Do you know if you will be employable in 2030?
The world of work is changing – and some jobs are changing faster than others. According to the latest research, soon we’ll only be as good as the skills we possess. But which skills are they, and how can we make sure we keep pace?
Whatever your take on automation’s impact on labor, we can all surely agree that future work will require, well, future skills. Because when robots take over manual tasks and AI can handle jobs that previously required a brain, what remains to be done by humans will, naturally, be different from what is done today.
Now a new report by the British innovation foundation Nesta and University of Oxford future-gazers from the Oxford Martin School tries to establish how those changes will affect skill requirements by 2030. First, the team behind the research identified occupations that look set to be automated away (such as shelf fillers, van drivers, and administrators) and those that are likely to grow in the face of technology’s encroachment (including teachers, biotech researchers, and nurses).
Then, they looked at the skills that were most common among the occupations that had the greatest prospect of growing in the future, to work out which would be most useful when the robots come.
From the report, here are the top five desirable future work skills:
- Judgment and decision making: Considering the relative costs and benefits of potential actions to choose the most appropriate one.
- Fluency of ideas: The ability to come up with a number of ideas about a topic (the number of ideas is important, not their quality, correctness, or creativity).
- Active learning: Learning strategies—selecting and using training/instructional methods and procedures appropriate for the situation when learning or teaching new things.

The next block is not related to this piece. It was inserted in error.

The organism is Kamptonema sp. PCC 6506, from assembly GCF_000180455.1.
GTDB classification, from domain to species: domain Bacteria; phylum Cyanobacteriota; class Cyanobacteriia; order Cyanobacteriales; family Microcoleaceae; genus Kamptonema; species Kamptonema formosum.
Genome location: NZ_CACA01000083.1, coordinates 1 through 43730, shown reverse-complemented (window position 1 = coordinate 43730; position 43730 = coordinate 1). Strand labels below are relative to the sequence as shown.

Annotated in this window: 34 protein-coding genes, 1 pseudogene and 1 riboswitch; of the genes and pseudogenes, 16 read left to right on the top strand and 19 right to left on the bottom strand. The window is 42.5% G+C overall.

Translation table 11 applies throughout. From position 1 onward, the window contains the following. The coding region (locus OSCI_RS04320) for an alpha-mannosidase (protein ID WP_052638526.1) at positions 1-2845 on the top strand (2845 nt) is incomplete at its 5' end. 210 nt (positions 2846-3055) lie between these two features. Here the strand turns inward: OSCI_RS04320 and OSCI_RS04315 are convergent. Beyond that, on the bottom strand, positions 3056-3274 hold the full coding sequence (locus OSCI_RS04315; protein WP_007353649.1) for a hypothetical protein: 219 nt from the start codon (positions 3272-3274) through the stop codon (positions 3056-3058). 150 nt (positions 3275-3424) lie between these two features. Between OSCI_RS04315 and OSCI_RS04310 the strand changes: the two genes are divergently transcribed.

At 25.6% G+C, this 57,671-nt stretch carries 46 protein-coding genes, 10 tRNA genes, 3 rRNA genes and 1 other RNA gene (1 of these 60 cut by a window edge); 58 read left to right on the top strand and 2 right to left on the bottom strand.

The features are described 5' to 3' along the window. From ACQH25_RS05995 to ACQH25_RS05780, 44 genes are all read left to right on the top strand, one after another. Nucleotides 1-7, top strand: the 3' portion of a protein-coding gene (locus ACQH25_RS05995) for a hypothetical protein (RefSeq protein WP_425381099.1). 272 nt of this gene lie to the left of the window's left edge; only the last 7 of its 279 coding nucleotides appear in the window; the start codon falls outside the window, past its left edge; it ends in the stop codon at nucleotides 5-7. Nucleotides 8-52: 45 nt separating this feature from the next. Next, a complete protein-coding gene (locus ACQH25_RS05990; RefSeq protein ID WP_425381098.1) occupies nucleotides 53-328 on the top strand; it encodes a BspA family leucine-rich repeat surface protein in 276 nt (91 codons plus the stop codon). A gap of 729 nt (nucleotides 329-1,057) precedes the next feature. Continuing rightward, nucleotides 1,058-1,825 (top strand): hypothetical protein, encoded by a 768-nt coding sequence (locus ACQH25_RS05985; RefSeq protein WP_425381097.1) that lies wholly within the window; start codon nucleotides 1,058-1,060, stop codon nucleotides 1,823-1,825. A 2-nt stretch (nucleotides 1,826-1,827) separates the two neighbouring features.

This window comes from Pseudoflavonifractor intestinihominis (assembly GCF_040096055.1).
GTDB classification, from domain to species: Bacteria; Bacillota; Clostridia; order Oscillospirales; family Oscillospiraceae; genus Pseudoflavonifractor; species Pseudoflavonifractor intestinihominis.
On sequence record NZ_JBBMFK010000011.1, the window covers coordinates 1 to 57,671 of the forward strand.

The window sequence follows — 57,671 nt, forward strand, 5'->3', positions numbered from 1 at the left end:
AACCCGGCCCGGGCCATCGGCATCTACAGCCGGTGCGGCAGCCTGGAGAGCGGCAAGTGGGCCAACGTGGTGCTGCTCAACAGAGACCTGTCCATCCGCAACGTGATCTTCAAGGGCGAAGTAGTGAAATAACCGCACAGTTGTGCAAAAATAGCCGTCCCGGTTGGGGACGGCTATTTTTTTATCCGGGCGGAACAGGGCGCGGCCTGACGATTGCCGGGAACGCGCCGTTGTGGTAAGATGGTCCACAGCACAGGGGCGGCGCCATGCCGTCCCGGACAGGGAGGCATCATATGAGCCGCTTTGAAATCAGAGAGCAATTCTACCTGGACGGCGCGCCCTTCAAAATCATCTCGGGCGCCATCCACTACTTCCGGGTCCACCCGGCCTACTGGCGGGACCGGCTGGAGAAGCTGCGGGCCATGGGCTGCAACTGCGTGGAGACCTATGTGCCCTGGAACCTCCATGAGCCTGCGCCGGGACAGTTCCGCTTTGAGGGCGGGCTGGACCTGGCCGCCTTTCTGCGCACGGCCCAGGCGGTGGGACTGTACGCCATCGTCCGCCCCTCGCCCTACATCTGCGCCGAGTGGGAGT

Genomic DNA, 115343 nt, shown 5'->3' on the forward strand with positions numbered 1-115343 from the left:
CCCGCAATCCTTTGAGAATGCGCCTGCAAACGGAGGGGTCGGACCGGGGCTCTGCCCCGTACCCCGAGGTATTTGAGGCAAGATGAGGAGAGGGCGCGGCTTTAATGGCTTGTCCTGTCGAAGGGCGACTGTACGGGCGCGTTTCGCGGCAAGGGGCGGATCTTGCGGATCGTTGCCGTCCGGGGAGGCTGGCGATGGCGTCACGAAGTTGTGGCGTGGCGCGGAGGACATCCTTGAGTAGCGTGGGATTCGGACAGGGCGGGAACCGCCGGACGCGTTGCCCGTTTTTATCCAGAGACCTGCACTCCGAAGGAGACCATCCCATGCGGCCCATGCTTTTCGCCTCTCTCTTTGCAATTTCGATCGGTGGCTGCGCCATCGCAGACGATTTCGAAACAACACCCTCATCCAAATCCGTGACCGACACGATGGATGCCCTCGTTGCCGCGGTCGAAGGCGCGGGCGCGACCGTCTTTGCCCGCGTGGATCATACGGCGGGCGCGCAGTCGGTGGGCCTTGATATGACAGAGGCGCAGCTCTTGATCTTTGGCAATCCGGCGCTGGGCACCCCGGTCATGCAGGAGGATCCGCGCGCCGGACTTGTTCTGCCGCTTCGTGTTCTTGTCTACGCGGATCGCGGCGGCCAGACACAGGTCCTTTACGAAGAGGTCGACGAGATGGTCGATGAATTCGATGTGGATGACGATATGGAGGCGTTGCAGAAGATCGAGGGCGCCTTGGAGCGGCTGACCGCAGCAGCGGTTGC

- Learning strategies: Understanding the implications of new information for both current and future problem-solving and decision-making.
- Originality: The ability to come up with unusual or clever ideas about a given topic or situation, or to develop creative ways to solve a problem.
That all suggests that things like creativity, adaptability, and judgment will be more important than, say, subject-specific knowledge or the ability to use a nail gun. It’s hard to argue with that: the former skills all represent abilities that are a long way from appearing in any machine, while the latter can easily be replaced by simple AIs and robots.
The report actually goes a step further, to imagine how some of those skills may combine to form new occupations in the future. They include roles like a counselor who specializes in helping people prepare for multistage lives beyond 100 years of age, and immersive experience designers who create content for new types of media. But that’s all rather speculative.
More concrete is the fact that, in the meantime, you might want to spend your evenings learning how to brainstorm.